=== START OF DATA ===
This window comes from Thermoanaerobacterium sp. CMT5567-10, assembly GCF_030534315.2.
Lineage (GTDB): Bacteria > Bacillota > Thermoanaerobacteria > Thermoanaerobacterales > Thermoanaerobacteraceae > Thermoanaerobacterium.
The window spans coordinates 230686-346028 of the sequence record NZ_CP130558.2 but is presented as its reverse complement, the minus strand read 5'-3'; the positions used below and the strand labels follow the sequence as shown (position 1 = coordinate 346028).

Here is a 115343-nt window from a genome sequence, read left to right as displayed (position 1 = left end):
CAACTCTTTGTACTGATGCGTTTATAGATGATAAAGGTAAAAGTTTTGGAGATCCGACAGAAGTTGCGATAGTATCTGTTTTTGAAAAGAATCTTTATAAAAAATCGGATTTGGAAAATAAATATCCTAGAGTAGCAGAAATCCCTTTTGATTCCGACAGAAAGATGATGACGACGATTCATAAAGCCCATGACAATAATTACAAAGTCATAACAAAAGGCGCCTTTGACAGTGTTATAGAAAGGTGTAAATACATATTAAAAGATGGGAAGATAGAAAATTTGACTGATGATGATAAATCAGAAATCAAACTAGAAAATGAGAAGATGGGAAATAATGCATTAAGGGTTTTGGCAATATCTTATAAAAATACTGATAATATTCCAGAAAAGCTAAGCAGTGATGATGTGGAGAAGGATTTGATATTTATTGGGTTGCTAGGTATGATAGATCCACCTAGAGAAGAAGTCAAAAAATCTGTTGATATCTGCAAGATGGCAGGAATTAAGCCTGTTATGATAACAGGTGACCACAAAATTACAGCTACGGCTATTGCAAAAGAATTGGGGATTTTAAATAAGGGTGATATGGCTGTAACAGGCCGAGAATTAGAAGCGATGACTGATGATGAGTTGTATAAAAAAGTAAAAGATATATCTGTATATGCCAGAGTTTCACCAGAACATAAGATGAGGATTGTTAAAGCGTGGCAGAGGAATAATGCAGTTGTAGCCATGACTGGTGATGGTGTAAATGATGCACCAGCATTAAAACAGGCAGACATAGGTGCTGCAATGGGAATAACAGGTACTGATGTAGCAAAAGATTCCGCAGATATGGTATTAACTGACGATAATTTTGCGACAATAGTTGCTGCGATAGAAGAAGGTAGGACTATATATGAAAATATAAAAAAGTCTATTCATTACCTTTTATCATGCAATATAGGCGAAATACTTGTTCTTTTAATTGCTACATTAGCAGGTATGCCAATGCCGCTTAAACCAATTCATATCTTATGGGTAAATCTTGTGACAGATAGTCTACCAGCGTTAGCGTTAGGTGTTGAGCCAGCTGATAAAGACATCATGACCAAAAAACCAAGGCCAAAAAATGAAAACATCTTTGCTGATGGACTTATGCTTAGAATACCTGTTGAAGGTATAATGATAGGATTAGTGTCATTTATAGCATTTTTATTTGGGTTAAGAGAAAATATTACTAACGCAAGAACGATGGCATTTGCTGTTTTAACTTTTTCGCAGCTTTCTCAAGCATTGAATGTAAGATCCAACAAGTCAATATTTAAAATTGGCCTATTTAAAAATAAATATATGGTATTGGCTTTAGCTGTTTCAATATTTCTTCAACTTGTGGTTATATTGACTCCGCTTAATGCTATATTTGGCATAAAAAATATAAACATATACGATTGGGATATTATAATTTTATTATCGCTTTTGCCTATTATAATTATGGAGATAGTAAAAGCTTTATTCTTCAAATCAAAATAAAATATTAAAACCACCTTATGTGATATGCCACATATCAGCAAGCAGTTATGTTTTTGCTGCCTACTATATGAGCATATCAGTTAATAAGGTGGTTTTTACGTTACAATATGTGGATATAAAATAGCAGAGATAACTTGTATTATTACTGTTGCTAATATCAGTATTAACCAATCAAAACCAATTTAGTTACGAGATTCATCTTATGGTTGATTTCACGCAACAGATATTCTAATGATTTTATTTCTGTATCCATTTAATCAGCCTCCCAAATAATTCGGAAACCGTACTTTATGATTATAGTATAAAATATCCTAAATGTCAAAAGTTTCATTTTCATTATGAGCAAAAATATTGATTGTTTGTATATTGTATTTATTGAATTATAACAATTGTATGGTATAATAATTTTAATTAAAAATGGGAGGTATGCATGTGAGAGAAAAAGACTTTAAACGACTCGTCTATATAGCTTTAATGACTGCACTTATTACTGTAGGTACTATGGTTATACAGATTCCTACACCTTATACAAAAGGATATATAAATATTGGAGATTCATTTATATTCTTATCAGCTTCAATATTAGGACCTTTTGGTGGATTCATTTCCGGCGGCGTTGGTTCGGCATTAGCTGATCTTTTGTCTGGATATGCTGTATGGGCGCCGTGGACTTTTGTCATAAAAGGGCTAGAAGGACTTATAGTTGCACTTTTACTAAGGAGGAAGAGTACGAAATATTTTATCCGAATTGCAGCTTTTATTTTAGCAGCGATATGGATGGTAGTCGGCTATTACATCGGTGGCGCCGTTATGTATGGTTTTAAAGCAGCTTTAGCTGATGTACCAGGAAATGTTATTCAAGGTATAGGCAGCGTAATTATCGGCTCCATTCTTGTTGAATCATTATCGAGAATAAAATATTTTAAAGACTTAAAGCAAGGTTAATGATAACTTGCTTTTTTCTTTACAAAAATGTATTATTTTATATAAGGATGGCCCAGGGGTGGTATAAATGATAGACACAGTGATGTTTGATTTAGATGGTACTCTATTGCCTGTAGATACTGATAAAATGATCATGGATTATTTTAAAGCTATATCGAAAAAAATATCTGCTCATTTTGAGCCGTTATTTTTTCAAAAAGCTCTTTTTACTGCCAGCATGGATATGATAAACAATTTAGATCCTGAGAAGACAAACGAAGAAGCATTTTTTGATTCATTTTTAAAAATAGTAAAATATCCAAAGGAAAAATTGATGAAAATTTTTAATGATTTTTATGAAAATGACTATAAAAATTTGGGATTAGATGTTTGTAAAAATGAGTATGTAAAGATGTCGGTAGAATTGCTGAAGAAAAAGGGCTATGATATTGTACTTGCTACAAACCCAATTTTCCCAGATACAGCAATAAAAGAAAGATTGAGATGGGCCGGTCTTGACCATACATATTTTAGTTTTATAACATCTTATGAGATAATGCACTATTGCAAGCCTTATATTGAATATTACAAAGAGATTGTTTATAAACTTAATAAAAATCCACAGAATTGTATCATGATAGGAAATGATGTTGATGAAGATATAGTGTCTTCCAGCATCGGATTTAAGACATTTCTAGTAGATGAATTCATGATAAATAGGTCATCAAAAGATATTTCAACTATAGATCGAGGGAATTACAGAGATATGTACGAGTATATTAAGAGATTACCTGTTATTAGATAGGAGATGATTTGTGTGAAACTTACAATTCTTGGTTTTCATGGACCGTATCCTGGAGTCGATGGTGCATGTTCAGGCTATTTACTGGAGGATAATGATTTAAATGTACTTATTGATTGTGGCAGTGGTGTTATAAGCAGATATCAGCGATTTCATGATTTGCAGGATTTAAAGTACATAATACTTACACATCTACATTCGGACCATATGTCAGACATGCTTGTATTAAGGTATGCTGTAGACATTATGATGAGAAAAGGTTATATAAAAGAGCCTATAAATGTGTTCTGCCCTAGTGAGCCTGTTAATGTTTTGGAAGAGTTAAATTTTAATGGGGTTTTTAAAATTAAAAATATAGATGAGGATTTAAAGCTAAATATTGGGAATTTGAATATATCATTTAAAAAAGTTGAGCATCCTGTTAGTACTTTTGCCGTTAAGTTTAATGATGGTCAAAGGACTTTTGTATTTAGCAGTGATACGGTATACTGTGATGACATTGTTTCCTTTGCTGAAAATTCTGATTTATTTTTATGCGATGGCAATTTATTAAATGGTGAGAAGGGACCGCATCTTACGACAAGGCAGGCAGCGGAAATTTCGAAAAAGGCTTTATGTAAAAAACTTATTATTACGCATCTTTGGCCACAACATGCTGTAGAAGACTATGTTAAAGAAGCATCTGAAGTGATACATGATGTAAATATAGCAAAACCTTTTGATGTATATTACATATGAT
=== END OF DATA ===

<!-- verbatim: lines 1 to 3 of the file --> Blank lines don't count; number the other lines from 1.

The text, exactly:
This window comes from Thermoanaerobacterium sp. CMT5567-10, assembly GCF_030534315.2.
Lineage (GTDB): Bacteria > Bacillota > Thermoanaerobacteria > Thermoanaerobacterales > Thermoanaerobacteraceae > Thermoanaerobacterium.
The window spans coordinates 230686-346028 of the sequence record NZ_CP130558.2 but is presented as its reverse complement, the minus strand read 5'-3'; the positions used below and the strand labels follow the sequence as shown (position 1 = coordinate 346028).